The Fox and the Hare

Anthony Lawrence

 

The scare tactics of the hare are not lost on the fox:

tight circles going nowhere in a trapeze of light

as though the spoor that leads to a mating season

were sleight-of-hand in a hand-me-down winter coat.

 

A ditch is a busted suitcase filled with moonlight,

a roadkill quoll its strewn contents.

The hare is shadow-boxing with itself in a squall

of intention, up on its feet to uppercut a rival.

 

The fox needs no introduction, but when it steps out

into the spotted wreckage of a death in headlight glass,

it barks as the hare ducks and weaves to make a leveret.

Straw, straw, the little raven clawhammers a dirge

 

over alder trees stripped to a dieback of welcome.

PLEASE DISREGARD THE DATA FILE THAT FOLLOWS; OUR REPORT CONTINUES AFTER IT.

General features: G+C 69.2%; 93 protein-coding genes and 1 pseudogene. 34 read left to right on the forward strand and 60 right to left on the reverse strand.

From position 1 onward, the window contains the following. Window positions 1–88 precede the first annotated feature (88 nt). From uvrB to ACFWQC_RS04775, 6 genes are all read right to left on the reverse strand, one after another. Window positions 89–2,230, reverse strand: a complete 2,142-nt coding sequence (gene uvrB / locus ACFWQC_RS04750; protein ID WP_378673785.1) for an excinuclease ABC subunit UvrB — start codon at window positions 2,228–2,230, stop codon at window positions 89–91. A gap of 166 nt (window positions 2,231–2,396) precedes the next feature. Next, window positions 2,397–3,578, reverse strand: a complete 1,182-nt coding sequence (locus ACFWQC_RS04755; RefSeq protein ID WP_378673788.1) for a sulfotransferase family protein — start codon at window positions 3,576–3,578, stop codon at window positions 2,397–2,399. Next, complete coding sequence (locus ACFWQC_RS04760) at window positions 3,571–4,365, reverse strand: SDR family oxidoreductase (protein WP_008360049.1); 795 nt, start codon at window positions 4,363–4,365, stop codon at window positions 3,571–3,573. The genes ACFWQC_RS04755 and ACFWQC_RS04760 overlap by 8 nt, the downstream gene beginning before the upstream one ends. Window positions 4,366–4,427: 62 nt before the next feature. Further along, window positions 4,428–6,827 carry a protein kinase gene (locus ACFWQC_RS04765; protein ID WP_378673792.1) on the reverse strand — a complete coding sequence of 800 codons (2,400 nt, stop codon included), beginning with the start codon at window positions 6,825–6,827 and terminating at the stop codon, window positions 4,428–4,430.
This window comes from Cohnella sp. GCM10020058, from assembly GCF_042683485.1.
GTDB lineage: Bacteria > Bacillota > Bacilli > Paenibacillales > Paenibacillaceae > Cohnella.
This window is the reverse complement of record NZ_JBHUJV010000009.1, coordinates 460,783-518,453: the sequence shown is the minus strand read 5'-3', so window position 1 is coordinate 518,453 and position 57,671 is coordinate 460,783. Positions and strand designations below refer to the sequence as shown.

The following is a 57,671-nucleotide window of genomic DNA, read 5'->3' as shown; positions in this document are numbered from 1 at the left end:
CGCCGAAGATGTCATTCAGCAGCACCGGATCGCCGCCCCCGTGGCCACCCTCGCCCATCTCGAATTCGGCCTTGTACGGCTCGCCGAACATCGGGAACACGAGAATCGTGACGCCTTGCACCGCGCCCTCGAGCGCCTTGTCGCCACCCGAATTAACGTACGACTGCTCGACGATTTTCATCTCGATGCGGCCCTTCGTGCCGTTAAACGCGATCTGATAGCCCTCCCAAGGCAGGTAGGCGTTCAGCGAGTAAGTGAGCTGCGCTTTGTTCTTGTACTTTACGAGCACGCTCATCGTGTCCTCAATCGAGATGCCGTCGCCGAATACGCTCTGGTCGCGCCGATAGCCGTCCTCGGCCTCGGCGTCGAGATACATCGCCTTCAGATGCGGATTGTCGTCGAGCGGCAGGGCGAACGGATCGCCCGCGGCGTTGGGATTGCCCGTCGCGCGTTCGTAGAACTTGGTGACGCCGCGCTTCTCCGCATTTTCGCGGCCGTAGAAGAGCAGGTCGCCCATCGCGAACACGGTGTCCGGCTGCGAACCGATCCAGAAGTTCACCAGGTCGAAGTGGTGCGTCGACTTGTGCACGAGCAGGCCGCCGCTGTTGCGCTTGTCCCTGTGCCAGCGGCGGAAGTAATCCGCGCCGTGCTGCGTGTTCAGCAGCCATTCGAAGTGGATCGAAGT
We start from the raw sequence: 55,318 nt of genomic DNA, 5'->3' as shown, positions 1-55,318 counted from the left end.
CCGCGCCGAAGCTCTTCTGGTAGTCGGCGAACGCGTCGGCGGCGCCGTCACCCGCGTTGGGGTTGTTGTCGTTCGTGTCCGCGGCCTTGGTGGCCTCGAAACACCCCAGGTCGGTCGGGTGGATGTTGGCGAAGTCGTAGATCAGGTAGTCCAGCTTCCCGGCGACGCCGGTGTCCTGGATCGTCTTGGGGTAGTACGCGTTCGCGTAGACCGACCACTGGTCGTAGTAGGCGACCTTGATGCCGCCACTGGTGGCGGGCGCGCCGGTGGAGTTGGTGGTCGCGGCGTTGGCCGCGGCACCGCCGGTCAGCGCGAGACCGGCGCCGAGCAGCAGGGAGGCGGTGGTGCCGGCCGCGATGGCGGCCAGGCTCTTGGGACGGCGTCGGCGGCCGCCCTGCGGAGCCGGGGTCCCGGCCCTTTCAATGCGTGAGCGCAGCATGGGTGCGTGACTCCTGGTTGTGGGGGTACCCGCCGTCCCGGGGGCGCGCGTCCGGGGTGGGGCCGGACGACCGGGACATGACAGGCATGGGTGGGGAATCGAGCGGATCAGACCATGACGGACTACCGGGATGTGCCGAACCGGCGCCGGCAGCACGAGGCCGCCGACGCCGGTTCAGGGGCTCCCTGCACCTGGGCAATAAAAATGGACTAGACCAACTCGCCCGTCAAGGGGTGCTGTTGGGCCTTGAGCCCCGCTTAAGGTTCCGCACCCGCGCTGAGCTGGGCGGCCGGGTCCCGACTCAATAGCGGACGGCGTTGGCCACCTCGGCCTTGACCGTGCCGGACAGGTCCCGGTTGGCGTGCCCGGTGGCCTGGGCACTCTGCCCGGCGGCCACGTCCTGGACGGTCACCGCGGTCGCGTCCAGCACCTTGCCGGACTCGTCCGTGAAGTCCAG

In the overtaking lanes of endangerment, the wind

through Triabunna cranes is a mongrel.

The loading docks of the hunting lodge are skinned

 

to the foundations. The dinner table surface

of a sawn-off sassafras is ringed as a sawmill blade.

The fox and the hare square off like a magic trick.

A double take is a hawk and its shadow at work.

 

Anthony Lawrence’s most recent book of poems is Headwaters (Pitt Street Poetry, 2016). His books and individual poems have won many awards, and his poetry has been translated into a number of languages, including Italian, German, Slovenian, and Hungarian. He is a Senior lecture at Griffith university, Gold Coast, where he teaches Creative Writing.

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